Atiba Hutchinson’s devotion to the Canadian cause is demonstrated every time he is summoned by his country.
For the past home World Cup qualifier, the 32-year-old from Brampton, Ont., jumped on a four-hour flight from Istanbul to London, where he had a three-hour stopover before folding his lanky body onto another plane for a 9 1/2-hour flight to Vancouver.
“My sleeping pattern’s all over the place,” the veteran midfielder said, when asked about the toll the travel takes.
Hutchinson, who plays for Turkey’s Besiktas, has learned to endure the jet lag. And he keeps answering the call.
Canadian soccer is grateful. The elegant Hutchinson is Canada’s most influential and important player, a status reflected Friday in his fourth Canadian male player of the year award.
“We are very proud of Atiba Hutchinson,” Canadian coach Benito Floro said in a statement. “He is the player that coaches and teammates want to have around.”
Hutchinson, who also won in 2010, 2012 and 2014, joins Dwayne De Rosario as the only four-time winner of the award.
“It’s a nice feeling,” Hutchinson said.
Orlando City striker Cyle Larin, the MLS rookie of the year, was second in voting by Canadian media and coaches. Goalkeeper Milan Borjan was third ahead of Canadian captain/midfielder Julian de Guzman and defender Adam Straith. In all, 15 players received votes.
“As a four-time winner of this award, he ranks amongst Canada’s best athletes, ” Canadian Soccer Association president Victor Montagliani said in a statement.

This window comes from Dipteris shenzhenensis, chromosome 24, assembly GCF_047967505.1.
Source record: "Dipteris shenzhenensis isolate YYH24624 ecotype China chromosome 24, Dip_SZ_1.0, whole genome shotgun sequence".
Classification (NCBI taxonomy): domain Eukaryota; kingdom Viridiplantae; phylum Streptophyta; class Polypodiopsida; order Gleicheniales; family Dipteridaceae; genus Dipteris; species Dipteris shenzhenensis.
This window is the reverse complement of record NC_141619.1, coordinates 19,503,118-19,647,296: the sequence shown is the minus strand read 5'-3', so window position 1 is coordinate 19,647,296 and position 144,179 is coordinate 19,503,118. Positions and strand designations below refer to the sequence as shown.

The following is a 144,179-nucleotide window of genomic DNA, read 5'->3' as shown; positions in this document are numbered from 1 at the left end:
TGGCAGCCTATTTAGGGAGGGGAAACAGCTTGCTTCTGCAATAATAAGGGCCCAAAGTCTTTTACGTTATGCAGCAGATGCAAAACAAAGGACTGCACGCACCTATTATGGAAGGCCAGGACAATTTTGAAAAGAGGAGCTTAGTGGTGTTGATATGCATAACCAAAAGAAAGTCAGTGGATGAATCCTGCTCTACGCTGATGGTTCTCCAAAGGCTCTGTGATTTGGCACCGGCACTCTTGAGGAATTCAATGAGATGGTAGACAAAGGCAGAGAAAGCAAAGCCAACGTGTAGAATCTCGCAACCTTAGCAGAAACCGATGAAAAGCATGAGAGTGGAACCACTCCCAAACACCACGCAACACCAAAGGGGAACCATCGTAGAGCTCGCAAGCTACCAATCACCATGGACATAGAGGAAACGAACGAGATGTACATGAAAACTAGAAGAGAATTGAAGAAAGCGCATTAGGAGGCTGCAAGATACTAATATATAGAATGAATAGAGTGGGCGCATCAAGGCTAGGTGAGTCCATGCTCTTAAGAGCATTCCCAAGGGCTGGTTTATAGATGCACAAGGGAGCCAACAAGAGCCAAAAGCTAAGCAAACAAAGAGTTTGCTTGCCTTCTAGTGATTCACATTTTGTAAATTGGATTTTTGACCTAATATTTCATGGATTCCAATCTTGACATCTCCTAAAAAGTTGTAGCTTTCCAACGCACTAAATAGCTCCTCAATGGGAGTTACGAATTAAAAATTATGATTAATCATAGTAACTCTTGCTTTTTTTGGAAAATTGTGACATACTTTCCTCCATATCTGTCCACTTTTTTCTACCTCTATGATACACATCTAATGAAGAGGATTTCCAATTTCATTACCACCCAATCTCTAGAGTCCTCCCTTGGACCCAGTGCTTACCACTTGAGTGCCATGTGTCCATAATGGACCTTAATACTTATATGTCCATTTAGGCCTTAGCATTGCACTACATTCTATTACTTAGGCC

Hutchinson played in four World Cup qualifiers this year, helping Canada eliminate Belize before taking four points in the first two matches of the current qualifying round. He was named man of the match in the 1-0 win over Honduras on Nov. 13.
Hutchinson helped Besiktas qualify for the Europa League by finishing third in the 2014-15 Turkish league. The Istanbul-based club is currently atop the Turkish standings.
While listed at 183 pounds and just under 6 foot 2, Hutchinson looks more pipe cleaner than bodybuilder. But he is deceptively strong, able to hold off opponents while using his technical skills to further protect the ball.
A savvy footballer, Hutchinson can play ball-winner in front of the backline or move up to trigger the attack.
Next up for Hutchinson and 88th-ranked Canada is No. 22 Mexico, the No. 1 side in CONCACAF. The Mexicans have won both their opening matches to lead Canada’s pool with six points.
Canada hosts Mexico in Vancouver on March 26 before heading to Mexico’s City’s imposing Azteca Stadium for a March 29 rematch.
“I think we have a chance, at least to win our first game at home,” Hutchinson said. “I think we’ve got a good chance at that.”
Canada will visit Honduras and host El Salvador in September to wrap up Group A play. The top two teams in the pool will qualify for the final round of qualifying in North and Central America and the Caribbean.
“I think it would mean a lot, not just for the group [of players] but for the whole country,” Hutchinson said of qualifying for the so-called Hex [Hexagonal] round.
“it would be a very big step for us,” he added.
Defender Kadeisha Buchanan, also a Brampton native, was named female player of the year on Thursday.
Hutchinson acknowledged his team has watched the success of the Canadian women, World Cup quarter-finalists ranked 11th in the world.
“The men obviously want to have a part of that … The only way to do that is to bring in results,” he said. “We’ve have a good start and we want to just continue that now.”